France is pretty close to the UK, so when moving here permanently, you really have a choice when it comes to removals: to use a BAR registered removals firm, a “man with a van” or simply rent a van yourself. How do you decide which is right for you, and what are the pros and cons of each option?
Planning early will help you make the right decision. Take a good look at what you are planning to take with you, and bear in mind not only the costs, but the aggravation factor of, say, packing up everything yourself - and underestimating the bulk, which can be very easily done! Even if you are not taking heavy goods (such as beds and kitchen appliances), you may well find that what looks as though it will only need a relatively small space in a medium sized van will in fact need much more. If you are doing it yourself, it’s probably a good idea to think about getting one of the larger vans you can rent from Europcar so you don’t have a sleepless night before the big day wondering how you are going to fit everything in!
There are plenty of good removals companies going to France every day. Recommendation is always a good starting point to find the right one for you - do you know of anyone who has used an overseas removals company that you could ask? If not, look for ones who are members of the British Association of Removers (BAR), and find out about their experience and knowledge of moving to France. We recommend speaking to three movers for quotes. They should visit your home to survey your belongings and calculate volumes and packing requirements before they offer you a written quotation. Make sure the company has its own vehicles and packers, and ask if they offer a groupage rate: sometimes firms double up if they have another assignment to the same region - and this will keep the cost down. Make sure you discuss insurance too.
Moving lock stock and barrel may seem like a huge challenge, but an experienced removals firm will take the worry out of it for you when you have so much else to think about. This really is what you are paying for.
Take some time to assess your belongings and think about whether you really need to take everything. Now is a good time to have a sort out and chuck out – after all, you are starting afresh, and may well wish to purchase some furniture items when you get to France. This will save on removal costs, as well as lessen the amount of packing you have to do. Some firms offer a service whereby unwanted items are transported to a local charity for you. Weeding out is always beneficial! Remember that France has many modern furniture companies such as IKEA as well as “brocante” shops and second hand furniture sales as well as numerous “vides greniers” or attic sales if you want to go for the character look.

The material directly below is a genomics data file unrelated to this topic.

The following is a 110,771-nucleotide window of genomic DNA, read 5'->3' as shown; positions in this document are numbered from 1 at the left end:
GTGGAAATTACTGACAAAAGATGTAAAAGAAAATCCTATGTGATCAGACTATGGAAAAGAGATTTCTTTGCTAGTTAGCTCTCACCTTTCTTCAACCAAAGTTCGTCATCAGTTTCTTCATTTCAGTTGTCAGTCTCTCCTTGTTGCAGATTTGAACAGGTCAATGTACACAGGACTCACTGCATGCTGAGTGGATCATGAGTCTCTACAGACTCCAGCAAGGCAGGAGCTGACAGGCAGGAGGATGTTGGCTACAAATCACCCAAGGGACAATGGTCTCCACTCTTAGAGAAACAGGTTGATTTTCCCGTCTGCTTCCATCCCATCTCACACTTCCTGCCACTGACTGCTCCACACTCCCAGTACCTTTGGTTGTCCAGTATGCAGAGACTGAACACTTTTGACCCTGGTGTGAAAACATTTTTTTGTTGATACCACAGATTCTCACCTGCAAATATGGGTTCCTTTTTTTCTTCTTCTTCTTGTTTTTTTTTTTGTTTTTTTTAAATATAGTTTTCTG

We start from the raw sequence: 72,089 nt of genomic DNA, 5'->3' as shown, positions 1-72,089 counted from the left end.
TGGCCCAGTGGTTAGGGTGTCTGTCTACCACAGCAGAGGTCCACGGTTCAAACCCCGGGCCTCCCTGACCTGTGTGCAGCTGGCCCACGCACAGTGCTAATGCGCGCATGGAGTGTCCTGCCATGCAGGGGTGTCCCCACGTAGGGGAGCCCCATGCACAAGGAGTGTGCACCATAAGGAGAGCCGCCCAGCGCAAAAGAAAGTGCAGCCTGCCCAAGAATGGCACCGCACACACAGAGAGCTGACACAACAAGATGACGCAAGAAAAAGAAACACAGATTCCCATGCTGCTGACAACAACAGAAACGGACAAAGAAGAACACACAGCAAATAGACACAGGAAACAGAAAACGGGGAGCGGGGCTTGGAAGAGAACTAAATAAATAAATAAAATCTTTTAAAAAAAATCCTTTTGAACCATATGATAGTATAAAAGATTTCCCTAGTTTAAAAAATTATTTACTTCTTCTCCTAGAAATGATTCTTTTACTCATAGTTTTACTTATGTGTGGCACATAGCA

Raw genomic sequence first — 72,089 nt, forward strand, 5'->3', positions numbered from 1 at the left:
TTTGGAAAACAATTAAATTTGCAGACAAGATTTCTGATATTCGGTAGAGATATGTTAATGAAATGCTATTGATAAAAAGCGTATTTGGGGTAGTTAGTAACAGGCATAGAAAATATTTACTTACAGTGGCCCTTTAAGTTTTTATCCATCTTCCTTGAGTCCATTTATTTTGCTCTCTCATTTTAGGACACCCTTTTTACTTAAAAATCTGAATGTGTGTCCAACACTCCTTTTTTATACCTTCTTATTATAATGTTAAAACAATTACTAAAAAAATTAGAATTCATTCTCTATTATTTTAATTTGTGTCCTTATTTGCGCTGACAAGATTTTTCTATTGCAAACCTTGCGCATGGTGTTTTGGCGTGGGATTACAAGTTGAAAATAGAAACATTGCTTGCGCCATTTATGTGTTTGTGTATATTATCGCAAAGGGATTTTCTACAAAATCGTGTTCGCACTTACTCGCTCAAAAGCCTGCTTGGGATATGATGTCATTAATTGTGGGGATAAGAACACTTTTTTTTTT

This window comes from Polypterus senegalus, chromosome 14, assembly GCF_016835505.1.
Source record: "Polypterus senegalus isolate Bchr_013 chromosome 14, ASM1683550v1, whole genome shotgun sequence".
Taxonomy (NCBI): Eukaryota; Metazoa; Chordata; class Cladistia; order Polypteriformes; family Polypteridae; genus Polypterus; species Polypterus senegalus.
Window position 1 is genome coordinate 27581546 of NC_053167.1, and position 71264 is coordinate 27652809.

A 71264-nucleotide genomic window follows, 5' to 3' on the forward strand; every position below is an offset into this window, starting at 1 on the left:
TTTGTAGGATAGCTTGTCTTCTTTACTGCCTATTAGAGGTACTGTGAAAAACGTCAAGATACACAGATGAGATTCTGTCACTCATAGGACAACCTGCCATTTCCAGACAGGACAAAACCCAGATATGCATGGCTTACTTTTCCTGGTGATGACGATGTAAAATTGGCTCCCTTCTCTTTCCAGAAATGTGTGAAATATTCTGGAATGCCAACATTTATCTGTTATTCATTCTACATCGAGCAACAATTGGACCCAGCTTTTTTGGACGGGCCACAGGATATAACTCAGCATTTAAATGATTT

Quote rates for shipping will be based on many factors: the size of the load, the distance they have to go, the type of items and the number of men required for the job. Supply as much detail as you can to the company, including details of your new home and where items are to go once there. Once you have decided exactly what you are taking, make an inventory for yourself. This allows the company to know exactly what they are taking, and will help you when you unpack - with each box properly numbered and ticked off against the inventory – and you could also think about putting which room each item is destined for. It will also help in the event of an insurance claim since you will be able to prove the company had the items concerned.
Man with a van
The advantage of employing a “man with a van” is that it will be much cheaper than a removals company. If you are not taking large bulky items but still feel you cannot do it all on your own, this is a good option. It is important to go on recommendation and to check whoever you hire is adequately insured, and has experience of moving to and driving in France. Make sure you know how far his service extends to, and whether he supplies packing materials/boxes etc. Ask if you can speak to any of his previous customers - a good one will be more than happy for you to do this. Make sure you are in a receipt of a written quotation, and know exactly what is included; you don’t want him to simply drop your boxes at your front door in France and drive off!
The DIY option
This is a good option if you are the organised type, and do not have heavy items to move. You should, however, consider that costs can mount up – and be sure to weigh up the pros and cons of this, instead of hiring a “man with a van”. You may find the extra help as above is worth a few pounds more. Factor in the cost of van hire, petrol, tolls on French motorways, perhaps roping in friends to help who have to be fed and watered and the sheer hard work of it all!
If after taking all of this into consideration, you think it is for you, and are not worried about a bit of hard graft, you can make the journey into a bit of fun and pat yourself on the back when you have safely moved all your worldly goods to your new French home. This was the option Mr. Fix It and I chose and yes, it was hard work and yes, we had far more “stuff” than we had at first thought and the van was full to its gills but yes, it was also a fun experience!